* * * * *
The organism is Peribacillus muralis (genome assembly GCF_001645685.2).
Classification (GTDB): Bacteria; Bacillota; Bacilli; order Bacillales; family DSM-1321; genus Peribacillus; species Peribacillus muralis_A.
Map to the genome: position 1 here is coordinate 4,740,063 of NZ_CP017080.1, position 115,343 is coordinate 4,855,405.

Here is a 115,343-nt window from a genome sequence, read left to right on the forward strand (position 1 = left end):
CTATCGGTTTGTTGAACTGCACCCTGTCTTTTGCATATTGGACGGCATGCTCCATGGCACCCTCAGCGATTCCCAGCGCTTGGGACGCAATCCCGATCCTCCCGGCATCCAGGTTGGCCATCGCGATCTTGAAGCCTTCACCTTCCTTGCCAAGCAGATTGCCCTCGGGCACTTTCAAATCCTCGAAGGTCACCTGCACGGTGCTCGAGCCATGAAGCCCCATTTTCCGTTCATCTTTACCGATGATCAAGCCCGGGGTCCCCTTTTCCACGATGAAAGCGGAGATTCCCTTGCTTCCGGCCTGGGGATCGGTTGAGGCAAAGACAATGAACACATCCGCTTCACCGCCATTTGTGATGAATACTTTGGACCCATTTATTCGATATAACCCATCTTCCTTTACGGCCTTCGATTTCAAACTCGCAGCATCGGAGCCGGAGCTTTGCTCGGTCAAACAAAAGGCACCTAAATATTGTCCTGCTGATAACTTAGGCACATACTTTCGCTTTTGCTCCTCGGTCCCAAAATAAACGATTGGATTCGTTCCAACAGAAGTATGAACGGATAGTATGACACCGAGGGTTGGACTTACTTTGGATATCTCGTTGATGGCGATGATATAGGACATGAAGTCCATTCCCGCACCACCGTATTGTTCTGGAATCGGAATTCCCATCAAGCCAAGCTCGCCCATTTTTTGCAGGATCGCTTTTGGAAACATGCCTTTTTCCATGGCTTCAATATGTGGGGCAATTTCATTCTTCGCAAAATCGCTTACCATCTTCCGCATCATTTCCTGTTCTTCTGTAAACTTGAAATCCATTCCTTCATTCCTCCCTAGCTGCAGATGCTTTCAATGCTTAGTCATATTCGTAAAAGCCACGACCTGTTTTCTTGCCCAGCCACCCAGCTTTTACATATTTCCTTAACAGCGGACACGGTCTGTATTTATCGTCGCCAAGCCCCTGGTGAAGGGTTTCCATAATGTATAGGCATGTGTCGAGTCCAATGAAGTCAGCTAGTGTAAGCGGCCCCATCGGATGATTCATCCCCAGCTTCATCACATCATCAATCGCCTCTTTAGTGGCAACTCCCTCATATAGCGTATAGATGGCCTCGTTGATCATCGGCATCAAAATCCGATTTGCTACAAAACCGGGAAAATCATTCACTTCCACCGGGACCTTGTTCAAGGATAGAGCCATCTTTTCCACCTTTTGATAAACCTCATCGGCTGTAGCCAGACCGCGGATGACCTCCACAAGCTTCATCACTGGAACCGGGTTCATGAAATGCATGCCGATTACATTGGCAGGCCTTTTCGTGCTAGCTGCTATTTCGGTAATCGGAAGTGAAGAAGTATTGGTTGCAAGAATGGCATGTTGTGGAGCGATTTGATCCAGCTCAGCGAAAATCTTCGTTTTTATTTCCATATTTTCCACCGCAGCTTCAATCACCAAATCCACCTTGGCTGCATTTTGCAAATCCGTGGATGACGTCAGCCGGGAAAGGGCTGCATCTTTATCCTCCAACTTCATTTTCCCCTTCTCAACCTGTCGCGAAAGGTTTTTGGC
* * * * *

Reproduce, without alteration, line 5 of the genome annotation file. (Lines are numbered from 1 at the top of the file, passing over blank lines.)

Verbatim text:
CTATCGGTTTGTTGAACTGCACCCTGTCTTTTGCATATTGGACGGCATGCTCCATGGCACCCTCAGCGATTCCCAGCGCTTGGGACGCAATCCCGATCCTCCCGGCATCCAGGTTGGCCATCGCGATCTTGAAGCCTTCACCTTCCTTGCCAAGCAGATTGCCCTCGGGCACTTTCAAATCCTCGAAGGTCACCTGCACGGTGCTCGAGCCATGAAGCCCCATTTTCCGTTCATCTTTACCGATGATCAAGCCCGGGGTCCCCTTTTCCACGATGAAAGCGGAGATTCCCTTGCTTCCGGCCTGGGGATCGGTTGAGGCAAAGACAATGAACACATCCGCTTCACCGCCATTTGTGATGAATACTTTGGACCCATTTATTCGATATAACCCATCTTCCTTTACGGCCTTCGATTTCAAACTCGCAGCATCGGAGCCGGAGCTTTGCTCGGTCAAACAAAAGGCACCTAAATATTGTCCTGCTGATAACTTAGGCACATACTTTCGCTTTTGCTCCTCGGTCCCAAAATAAACGATTGGATTCGTTCCAACAGAAGTATGAACGGATAGTATGACACCGAGGGTTGGACTTACTTTGGATATCTCGTTGATGGCGATGATATAGGACATGAAGTCCATTCCCGCACCACCGTATTGTTCTGGAATCGGAATTCCCATCAAGCCAAGCTCGCCCATTTTTTGCAGGATCGCTTTTGGAAACATGCCTTTTTCCATGGCTTCAATATGTGGGGCAATTTCATTCTTCGCAAAATCGCTTACCATCTTCCGCATCATTTCCTGTTCTTCTGTAAACTTGAAATCCATTCCTTCATTCCTCCCTAGCTGCAGATGCTTTCAATGCTTAGTCATATTCGTAAAAGCCACGACCTGTTTTCTTGCCCAGCCACCCAGCTTTTACATATTTCCTTAACAGCGGACACGGTCTGTATTTATCGTCGCCAAGCCCCTGGTGAAGGGTTTCCATAATGTATAGGCATGTGTCGAGTCCAATGAAGTCAGCTAGTGTAAGCGGCCCCATCGGATGATTCATCCCCAGCTTCATCACATCATCAATCGCCTCTTTAGTGGCAACTCCCTCATATAGCGTATAGATGGCCTCGTTGATCATCGGCATCAAAATCCGATTTGCTACAAAACCGGGAAAATCATTCACTTCCACCGGGACCTTGTTCAAGGATAGAGCCATCTTTTCCACCTTTTGATAAACCTCATCGGCTGTAGCCAGACCGCGGATGACCTCCACAAGCTTCATCACTGGAACCGGGTTCATGAAATGCATGCCGATTACATTGGCAGGCCTTTTCGTGCTAGCTGCTATTTCGGTAATCGGAAGTGAAGAAGTATTGGTTGCAAGAATGGCATGTTGTGGAGCGATTTGATCCAGCTCAGCGAAAATCTTCGTTTTTATTTCCATATTTTCCACCGCAGCTTCAATCACCAAATCCACCTTGGCTGCATTTTGCAAATCCGTGGATGACGTCAGCCGGGAAAGGGCTGCATCTTTATCCTCCAACTTCATTTTCCCCTTCTCAACCTGTCGCGAAAGGTTTTTGGC